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Scallop surge may end ban

After a remarkable comeback, the state likely will allow harvesting of scallops in local waters once again.

By ALEX LEARY, Times Staff Writer
© St. Petersburg Times
published March 31, 2002

CRYSTAL RIVER -- When the water is calm and the sky clear, Jerry Adcock can see thousands of them from his boat.

"There's so many scallops you wouldn't believe it," Adcock, 58, said Friday morning, leaning against a black pickup truck at Pete's Pier.

But the shellfish that line the bay in Crystal River and Homosassa are off-limits. It's enough to drive a man crazy.

"They're good eatin'," Adcock said. "Kind of like lobster."

Fortunately for Adcock, and just about everyone else with taste buds, the state is preparing to lift the seven-year ban on recreational scallop harvesting because of a dramatic population surge.

"There would have to be extraordinary circumstances for this not to take place," said Lee Schlesinger, spokesman for the Fish and Wildlife Conservation Commission, whose governing board meets this week in Tallahassee.

"The scallops are there and we are doing what we said we would do."

Scalloping is currently permitted from the Alabama state line to the Suwannee River. If the new rule is approved, the western part of the Panhandle would be closed because of a dwindling supply.

Harvesting would be allowed from the Mexico Beach Canal, just west of the Bay-Gulf county line, to the Pasco-Hernando county line, near Aripeka. The season would last from July 1 through Sept. 10.

Recreational harvesters are limited to 2 gallons of scallops in the shell, or 1 pint of meat, per day. No more than 10 gallons of whole scallops, or a half-gallon of meat, may be aboard a boat at any time.

Before the ban, enacted in 1995, scalloping was a major attraction in Citrus County, boosting restaurants, motels and the like.

Boats were so thick, "It was like a small city out there," said Crystal River resident Rod Bruce, who fondly remembers diving in on a hot day in search of the sweet and tender scallops.

"It was like having the Super Bowl in this area," said Mike Glaum, 30, a marine technician working on an outboard motor at Pete's Pier. "Every weekend, this place was crowded."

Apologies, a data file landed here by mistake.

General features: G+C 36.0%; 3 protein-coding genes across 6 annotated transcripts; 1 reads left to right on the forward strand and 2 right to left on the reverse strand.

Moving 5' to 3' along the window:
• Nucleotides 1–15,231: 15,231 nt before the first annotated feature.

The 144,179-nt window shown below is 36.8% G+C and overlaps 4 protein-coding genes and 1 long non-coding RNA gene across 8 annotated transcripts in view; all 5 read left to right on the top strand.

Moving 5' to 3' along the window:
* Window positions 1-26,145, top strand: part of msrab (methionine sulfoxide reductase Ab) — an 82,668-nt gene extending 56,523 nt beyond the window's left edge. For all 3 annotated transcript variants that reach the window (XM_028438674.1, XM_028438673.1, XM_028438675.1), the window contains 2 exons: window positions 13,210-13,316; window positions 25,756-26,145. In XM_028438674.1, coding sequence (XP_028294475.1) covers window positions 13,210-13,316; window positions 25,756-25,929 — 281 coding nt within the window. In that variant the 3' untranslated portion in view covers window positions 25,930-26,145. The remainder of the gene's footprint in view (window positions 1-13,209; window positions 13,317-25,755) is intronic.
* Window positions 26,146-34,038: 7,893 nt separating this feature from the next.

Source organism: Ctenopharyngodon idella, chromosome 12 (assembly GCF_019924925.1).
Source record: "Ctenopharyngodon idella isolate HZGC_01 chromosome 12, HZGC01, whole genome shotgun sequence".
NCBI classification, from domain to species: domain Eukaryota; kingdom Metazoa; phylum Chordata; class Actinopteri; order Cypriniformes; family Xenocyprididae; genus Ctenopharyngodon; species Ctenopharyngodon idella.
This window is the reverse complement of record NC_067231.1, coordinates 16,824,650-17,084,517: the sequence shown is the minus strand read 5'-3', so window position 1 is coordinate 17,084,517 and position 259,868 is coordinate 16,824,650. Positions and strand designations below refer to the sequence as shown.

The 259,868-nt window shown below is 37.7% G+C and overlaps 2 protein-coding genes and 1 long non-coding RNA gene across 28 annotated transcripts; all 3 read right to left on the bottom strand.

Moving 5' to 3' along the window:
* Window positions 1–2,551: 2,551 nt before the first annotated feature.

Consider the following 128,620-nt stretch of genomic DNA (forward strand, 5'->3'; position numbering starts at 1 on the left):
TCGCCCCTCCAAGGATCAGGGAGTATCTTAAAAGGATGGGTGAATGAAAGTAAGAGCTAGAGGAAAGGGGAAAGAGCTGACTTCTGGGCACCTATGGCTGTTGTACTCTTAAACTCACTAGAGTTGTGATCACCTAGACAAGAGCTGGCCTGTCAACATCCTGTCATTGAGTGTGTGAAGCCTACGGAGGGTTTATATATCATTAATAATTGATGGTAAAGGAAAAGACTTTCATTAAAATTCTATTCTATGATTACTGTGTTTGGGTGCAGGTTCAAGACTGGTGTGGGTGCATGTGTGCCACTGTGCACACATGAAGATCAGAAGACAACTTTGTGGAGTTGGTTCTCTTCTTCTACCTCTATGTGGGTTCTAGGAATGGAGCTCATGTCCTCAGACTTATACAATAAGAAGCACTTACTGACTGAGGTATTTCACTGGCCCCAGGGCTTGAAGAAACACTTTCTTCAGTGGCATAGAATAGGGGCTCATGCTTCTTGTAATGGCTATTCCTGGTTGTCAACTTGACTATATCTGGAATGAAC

It was like that along the entire gulf coast at one time. But as Northerners discovered Florida and construction boomed, scallop habitats were threatened.

Increased coastal runoff, full of nutrients and pollutants, led to more turbidity in the water, which decreased sunlight to the bottom of the bay.

"Sea grass needs that sunlight," said Bill Arnold, a scientist for the Florida Marine Research Institute. "As water becomes more cloudy, sea grass becomes more confined to shallower and shallower areas and the acreage is reduced."

In the late 1950s, scallops began to disappear from Charlotte Harbor, south of Sarasota. The trend slowly worked its way north, diminishing Tampa Bay in the late 1960s and Anclote in the late 1970s.

Citrus waters began to show signs of stress in the late 1980s. Between 1993 and 1998, no more than 15 scallops per 600 square meters were counted in Citrus County, with most years hovering around 5.

The ban may have disappointed many, but since then, the numbers have rebounded significantly. Now there are 299 scallops over the same area, according to the annual census Arnold conducts.

In 2001, Homosassa had more scallops than any other area in the state.

What triggered the remarkable resurgence is an open debate. It could be that the ban allowed the population to rebuild. It could be the thousands of hatchery-born scallops researchers dumped into the bay. Or it could be neither of those factors and simply a natural occurrence.

Whatever the case, scallops are back in force. "Reopening this will give us a real shot in the arm," said Mary Craven, the county's tourism director. "It is a whole lot of fun."

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